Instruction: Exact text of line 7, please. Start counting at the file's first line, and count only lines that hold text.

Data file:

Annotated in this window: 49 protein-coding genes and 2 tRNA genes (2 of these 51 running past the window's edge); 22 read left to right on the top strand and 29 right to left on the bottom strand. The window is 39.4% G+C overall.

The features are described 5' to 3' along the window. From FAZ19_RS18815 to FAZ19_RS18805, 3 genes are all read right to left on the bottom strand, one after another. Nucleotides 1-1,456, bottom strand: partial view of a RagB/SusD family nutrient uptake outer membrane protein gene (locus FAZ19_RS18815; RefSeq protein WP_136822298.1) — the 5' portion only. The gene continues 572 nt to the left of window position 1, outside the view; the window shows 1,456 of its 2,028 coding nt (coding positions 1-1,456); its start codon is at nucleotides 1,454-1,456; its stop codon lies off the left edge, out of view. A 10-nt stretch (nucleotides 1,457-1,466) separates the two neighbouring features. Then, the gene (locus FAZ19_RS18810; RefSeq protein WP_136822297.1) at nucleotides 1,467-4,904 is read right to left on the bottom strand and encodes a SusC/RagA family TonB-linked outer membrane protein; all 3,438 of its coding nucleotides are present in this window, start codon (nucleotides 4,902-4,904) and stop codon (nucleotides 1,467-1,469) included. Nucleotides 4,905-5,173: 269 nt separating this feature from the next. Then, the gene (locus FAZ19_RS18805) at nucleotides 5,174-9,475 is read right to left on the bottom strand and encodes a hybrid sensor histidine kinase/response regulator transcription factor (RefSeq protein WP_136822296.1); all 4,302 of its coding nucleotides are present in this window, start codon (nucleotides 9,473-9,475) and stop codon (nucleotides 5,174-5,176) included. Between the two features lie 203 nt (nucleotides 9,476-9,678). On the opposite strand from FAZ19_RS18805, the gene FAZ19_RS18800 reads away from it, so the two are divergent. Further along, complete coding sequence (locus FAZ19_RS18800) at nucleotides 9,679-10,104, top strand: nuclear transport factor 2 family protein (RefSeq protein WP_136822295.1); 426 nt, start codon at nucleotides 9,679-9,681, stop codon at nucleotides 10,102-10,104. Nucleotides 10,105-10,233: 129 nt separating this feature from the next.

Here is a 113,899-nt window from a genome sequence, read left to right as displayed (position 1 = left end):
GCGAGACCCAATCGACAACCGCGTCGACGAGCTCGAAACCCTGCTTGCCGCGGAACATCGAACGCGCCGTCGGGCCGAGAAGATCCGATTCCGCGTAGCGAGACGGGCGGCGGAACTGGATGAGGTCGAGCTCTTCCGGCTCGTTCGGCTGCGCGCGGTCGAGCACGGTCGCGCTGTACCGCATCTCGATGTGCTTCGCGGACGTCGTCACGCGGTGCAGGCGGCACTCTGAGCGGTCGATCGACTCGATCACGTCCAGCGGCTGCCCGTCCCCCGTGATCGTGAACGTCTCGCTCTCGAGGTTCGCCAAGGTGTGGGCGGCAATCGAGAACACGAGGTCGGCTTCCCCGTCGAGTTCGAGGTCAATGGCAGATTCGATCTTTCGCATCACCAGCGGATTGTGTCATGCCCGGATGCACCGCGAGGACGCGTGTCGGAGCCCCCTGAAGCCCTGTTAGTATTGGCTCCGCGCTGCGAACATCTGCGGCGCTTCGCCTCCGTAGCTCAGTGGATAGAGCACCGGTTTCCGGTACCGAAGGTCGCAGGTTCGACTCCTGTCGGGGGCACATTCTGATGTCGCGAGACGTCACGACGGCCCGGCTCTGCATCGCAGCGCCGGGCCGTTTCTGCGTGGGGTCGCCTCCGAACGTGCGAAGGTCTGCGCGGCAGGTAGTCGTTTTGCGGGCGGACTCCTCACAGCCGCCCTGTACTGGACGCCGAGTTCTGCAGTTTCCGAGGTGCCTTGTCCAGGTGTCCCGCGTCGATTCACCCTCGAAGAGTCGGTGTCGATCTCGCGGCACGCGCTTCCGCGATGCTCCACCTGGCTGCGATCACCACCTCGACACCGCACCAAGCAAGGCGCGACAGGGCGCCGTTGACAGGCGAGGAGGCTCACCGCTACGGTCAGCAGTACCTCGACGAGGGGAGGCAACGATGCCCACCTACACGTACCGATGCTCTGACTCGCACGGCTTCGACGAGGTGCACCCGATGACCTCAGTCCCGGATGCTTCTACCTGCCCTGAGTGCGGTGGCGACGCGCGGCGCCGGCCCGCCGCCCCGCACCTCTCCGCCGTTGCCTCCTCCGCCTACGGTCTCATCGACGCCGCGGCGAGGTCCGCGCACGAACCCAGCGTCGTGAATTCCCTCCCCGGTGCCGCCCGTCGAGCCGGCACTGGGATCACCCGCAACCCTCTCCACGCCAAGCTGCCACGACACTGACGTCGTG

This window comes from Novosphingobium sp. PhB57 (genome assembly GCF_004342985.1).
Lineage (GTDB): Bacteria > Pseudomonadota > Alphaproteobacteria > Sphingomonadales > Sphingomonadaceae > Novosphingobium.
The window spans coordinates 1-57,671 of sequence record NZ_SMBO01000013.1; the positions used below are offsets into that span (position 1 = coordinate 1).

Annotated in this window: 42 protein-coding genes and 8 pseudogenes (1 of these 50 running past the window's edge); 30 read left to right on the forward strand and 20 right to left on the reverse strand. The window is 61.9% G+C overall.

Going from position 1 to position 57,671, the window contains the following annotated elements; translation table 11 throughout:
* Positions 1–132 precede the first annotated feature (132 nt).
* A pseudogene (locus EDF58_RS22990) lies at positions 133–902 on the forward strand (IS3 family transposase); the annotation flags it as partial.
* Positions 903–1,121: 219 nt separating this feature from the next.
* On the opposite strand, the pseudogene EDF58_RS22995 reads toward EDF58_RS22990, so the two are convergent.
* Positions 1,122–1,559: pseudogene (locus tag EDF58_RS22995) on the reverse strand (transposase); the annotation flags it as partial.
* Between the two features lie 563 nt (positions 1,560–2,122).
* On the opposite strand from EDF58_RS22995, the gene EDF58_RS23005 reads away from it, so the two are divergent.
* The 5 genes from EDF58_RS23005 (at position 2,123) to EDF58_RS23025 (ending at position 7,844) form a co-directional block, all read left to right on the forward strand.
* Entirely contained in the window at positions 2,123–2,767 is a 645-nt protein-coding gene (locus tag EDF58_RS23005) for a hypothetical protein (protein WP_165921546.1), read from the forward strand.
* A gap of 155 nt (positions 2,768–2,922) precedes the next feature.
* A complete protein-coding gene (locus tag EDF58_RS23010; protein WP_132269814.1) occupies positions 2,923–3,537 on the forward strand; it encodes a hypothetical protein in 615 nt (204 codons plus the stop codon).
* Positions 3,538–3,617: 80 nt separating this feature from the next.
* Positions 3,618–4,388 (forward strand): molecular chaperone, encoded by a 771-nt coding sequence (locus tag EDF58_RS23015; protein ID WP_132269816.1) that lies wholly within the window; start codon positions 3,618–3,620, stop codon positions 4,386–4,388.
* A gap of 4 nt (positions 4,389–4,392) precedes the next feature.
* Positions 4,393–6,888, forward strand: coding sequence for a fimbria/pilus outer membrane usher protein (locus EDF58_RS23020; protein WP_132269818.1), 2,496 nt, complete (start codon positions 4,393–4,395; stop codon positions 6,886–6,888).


The window spans coordinates 1-57,671 of sequence record NZ_SMBO01000013.1; the positions used below are offsets into that span (position 1 = coordinate 1).